Understanding changes in the activity of oil platform operators is particularly interesting as it takes place in a context where two dimensions of complexity coexist. First, there is the complexity of production itself in which different processes are interrelated. The operator is in important position in terms overviewing such processes and responding to incidents that might occur. Second, there is the complexity of dynamic processes of interactions and interdependence among different platforms. The observation of changes in interactions patterns brought the integration process brings important implications for exploitation and exploitation in organizational learning. The concept of integration did not assume in this context the character of multidisciplinarity and teleconferencing communication with offshore staff as in other settings, but of a tighter communication and cooperation among operators with diverse previous experiences.
Changes in interactions
In each shift, twelve operators shared the facility in a rather noisy environment with intense communication with platforms by radio and phone, and alarms ringing indicating potential problems in offshore facilities. There is an intense exchange of information and constant problem-solving between offshore personnel and the operator in the onshore facility.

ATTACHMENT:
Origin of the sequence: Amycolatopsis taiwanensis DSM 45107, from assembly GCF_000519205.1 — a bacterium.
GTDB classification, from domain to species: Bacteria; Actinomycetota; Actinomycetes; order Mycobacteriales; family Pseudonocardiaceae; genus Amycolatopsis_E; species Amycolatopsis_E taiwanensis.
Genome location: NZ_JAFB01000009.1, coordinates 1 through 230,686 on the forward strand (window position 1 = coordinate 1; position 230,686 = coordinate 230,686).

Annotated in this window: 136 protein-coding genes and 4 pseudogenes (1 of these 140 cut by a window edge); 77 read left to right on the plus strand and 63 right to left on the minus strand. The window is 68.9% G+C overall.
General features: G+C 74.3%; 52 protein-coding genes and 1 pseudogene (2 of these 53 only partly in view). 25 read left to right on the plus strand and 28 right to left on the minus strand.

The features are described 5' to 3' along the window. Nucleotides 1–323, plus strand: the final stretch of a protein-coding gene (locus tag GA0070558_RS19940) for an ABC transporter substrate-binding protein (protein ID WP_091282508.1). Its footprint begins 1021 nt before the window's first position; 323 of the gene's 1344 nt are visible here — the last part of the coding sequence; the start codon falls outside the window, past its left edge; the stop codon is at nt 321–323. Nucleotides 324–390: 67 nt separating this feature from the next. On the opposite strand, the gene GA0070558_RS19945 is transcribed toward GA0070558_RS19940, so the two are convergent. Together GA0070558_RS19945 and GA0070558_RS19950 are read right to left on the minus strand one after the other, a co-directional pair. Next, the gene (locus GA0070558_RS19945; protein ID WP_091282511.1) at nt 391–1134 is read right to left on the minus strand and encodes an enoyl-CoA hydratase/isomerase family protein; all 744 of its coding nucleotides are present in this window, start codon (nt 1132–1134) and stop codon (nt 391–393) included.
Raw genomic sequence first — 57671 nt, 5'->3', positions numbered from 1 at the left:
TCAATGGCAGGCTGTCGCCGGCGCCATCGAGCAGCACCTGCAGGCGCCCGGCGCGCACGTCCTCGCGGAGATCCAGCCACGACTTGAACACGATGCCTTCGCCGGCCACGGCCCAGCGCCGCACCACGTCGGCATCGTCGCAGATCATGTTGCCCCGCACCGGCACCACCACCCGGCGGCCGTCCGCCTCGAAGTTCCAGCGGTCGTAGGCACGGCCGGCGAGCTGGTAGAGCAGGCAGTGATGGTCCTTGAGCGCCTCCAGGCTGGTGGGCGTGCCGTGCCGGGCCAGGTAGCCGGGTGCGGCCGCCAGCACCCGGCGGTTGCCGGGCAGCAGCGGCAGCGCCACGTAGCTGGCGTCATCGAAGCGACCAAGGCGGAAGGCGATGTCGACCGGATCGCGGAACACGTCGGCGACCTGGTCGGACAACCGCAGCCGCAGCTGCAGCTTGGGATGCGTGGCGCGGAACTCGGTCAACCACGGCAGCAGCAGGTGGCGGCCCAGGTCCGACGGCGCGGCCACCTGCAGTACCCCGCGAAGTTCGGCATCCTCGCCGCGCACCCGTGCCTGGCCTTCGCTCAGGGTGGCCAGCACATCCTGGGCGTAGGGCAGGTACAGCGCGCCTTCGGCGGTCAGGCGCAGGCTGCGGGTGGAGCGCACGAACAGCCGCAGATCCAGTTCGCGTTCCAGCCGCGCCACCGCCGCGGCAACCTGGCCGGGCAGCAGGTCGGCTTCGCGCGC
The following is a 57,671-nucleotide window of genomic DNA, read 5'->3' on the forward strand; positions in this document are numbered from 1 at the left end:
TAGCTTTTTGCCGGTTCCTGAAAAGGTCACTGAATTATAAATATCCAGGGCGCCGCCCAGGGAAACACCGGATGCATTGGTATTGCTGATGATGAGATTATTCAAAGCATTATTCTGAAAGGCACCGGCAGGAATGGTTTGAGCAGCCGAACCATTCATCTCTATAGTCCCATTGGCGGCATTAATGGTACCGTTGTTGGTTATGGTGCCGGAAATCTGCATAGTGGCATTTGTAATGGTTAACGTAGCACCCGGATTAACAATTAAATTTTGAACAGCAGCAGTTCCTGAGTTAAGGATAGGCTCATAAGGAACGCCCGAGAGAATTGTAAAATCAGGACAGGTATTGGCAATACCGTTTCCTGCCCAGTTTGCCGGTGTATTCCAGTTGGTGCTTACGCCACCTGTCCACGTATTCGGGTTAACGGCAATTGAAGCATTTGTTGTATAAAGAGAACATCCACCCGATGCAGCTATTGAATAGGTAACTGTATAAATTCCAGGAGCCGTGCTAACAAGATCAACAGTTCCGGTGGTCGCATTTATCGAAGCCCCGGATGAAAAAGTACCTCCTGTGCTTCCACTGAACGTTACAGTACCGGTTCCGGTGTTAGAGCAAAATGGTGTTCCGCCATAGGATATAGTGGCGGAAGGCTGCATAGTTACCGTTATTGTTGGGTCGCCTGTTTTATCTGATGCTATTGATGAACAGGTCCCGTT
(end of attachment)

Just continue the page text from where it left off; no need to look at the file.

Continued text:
Operators described the transition from the platform to the onshore facility as a trade-off. First, there were descriptions of gains in life quality by moving from the stressful confinement environments of the platforms and having more contact with their own families. The second gain was described in terms of proximity and a more direct interaction with operators responsible for other platforms. Operators described increasing and facilitated communication with operators responsible for other platforms due to physical proximity. It was possible to observe that operators in the control room would regularly walk to each other’s desk to discuss ongoing issues and were therefore less dependent on radio or phone. This was regarded as particularly positive in critical situations such as recovery from platform shutdowns in which fast communication is often decisive. For instance, the operators of platform that was recovering from a shutdown could walk to the desk of another operator and ask for more gas in order to restart operations. Other operators in the room followed attentively such situations. They could anticipate possible consequences to their own platforms facilitating decision-making and therefore responding faster to unexpected events. As operators described, small incidents can lead to major outcomes to platforms in the same area. In such cases, only the operator has the local knowledge can operate his/her platform, but rapid information exchange with other operators was seen as highly decisive.